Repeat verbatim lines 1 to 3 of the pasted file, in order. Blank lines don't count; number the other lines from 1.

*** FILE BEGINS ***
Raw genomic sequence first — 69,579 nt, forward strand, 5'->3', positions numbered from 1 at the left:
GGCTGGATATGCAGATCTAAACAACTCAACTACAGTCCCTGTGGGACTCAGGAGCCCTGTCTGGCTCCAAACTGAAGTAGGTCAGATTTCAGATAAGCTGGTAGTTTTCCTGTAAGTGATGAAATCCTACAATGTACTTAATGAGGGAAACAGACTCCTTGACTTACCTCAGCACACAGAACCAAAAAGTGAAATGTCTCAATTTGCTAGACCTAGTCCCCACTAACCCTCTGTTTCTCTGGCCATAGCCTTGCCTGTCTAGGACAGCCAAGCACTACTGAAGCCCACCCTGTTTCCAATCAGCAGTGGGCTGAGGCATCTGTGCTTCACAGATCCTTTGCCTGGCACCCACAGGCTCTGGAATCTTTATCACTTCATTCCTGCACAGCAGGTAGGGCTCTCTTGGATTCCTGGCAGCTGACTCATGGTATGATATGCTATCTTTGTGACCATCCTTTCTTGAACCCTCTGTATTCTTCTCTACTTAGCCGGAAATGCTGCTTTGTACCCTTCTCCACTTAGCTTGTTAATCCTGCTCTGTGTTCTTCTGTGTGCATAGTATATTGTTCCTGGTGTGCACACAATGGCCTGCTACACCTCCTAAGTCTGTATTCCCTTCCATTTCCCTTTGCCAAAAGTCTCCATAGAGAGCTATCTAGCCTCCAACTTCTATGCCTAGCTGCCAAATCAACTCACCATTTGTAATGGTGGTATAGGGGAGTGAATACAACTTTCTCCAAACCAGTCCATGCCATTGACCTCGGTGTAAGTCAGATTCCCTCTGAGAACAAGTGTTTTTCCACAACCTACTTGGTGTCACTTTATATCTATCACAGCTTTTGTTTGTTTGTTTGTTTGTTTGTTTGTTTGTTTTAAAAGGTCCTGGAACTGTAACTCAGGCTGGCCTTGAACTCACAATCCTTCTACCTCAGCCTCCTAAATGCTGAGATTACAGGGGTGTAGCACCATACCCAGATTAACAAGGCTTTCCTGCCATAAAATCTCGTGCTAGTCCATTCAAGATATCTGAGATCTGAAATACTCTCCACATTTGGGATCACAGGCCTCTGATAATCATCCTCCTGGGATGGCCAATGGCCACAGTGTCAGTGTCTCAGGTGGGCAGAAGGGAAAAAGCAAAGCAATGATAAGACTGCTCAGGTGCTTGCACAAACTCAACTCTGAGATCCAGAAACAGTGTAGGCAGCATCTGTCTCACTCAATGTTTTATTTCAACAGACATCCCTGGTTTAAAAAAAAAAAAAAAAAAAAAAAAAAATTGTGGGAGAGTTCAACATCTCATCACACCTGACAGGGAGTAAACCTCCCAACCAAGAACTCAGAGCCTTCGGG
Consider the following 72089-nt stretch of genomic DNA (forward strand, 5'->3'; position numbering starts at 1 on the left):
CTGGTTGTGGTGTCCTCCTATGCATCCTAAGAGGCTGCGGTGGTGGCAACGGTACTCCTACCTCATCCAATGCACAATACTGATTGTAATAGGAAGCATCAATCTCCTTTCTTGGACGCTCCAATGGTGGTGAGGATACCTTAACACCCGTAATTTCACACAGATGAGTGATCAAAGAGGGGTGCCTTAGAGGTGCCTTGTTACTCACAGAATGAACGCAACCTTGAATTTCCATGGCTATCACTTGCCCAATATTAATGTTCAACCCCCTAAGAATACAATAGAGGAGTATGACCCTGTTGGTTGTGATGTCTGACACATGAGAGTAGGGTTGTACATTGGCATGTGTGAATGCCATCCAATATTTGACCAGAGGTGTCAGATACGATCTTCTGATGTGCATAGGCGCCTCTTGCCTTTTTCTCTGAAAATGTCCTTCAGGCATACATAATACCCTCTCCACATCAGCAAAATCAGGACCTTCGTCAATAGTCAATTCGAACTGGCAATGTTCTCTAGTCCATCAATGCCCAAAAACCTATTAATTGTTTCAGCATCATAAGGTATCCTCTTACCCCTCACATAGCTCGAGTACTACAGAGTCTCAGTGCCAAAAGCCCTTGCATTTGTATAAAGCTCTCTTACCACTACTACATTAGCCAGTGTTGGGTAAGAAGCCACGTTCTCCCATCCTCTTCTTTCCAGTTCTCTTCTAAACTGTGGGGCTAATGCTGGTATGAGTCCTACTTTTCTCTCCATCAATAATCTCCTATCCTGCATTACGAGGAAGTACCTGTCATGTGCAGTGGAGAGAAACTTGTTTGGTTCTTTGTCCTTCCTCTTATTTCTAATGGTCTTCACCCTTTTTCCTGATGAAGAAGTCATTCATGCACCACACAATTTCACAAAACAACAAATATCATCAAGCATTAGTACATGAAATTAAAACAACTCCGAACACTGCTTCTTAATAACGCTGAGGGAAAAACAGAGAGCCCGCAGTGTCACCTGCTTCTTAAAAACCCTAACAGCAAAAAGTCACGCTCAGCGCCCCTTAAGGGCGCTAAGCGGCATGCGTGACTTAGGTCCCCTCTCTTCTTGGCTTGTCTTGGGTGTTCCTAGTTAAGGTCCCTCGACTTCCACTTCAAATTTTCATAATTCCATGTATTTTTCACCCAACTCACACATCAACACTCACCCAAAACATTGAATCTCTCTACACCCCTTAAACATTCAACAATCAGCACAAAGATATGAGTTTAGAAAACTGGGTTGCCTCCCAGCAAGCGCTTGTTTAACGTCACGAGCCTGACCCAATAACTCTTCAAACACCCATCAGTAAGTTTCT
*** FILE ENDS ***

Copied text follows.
Raw genomic sequence first — 69,579 nt, forward strand, 5'->3', positions numbered from 1 at the left:
GGCTGGATATGCAGATCTAAACAACTCAACTACAGTCCCTGTGGGACTCAGGAGCCCTGTCTGGCTCCAAACTGAAGTAGGTCAGATTTCAGATAAGCTGGTAGTTTTCCTGTAAGTGATGAAATCCTACAATGTACTTAATGAGGGAAACAGACTCCTTGACTTACCTCAGCACACAGAACCAAAAAGTGAAATGTCTCAATTTGCTAGACCTAGTCCCCACTAACCCTCTGTTTCTCTGGCCATAGCCTTGCCTGTCTAGGACAGCCAAGCACTACTGAAGCCCACCCTGTTTCCAATCAGCAGTGGGCTGAGGCATCTGTGCTTCACAGATCCTTTGCCTGGCACCCACAGGCTCTGGAATCTTTATCACTTCATTCCTGCACAGCAGGTAGGGCTCTCTTGGATTCCTGGCAGCTGACTCATGGTATGATATGCTATCTTTGTGACCATCCTTTCTTGAACCCTCTGTATTCTTCTCTACTTAGCCGGAAATGCTGCTTTGTACCCTTCTCCACTTAGCTTGTTAATCCTGCTCTGTGTTCTTCTGTGTGCATAGTATATTGTTCCTGGTGTGCACACAATGGCCTGCTACACCTCCTAAGTCTGTATTCCCTTCCATTTCCCTTTGCCAAAAGTCTCCATAGAGAGCTATCTAGCCTCCAACTTCTATGCCTAGCTGCCAAATCAACTCACCATTTGTAATGGTGGTATAGGGGAGTGAATACAACTTTCTCCAAACCAGTCCATGCCATTGACCTCGGTGTAAGTCAGATTCCCTCTGAGAACAAGTGTTTTTCCACAACCTACTTGGTGTCACTTTATATCTATCACAGCTTTTGTTTGTTTGTTTGTTTGTTTGTTTGTTTGTTTTAAAAGGTCCTGGAACTGTAACTCAGGCTGGCCTTGAACTCACAATCCTTCTACCTCAGCCTCCTAAATGCTGAGATTACAGGGGTGTAGCACCATACCCAGATTAACAAGGCTTTCCTGCCATAAAATCTCGTGCTAGTCCATTCAAGATATCTGAGATCTGAAATACTCTCCACATTTGGGATCACAGGCCTCTGATAATCATCCTCCTGGGATGGCCAATGGCCACAGTGTCAGTGTCTCAGGTGGGCAGAAGGGAAAAAGCAAAGCAATGATAAGACTGCTCAGGTGCTTGCACAAACTCAACTCTGAGATCCAGAAACAGTGTAGGCAGCATCTGTCTCACTCAATGTTTTATTTCAACAGACATCCCTGGTTTAAAAAAAAAAAAAAAAAAAAAAAAAAATTGTGGGAGAGTTCAACATCTCATCACACCTGACAGGGAGTAAACCTCCCAACCAAGAACTCAGAGCCTTCGGG
Consider the following 72089-nt stretch of genomic DNA (forward strand, 5'->3'; position numbering starts at 1 on the left):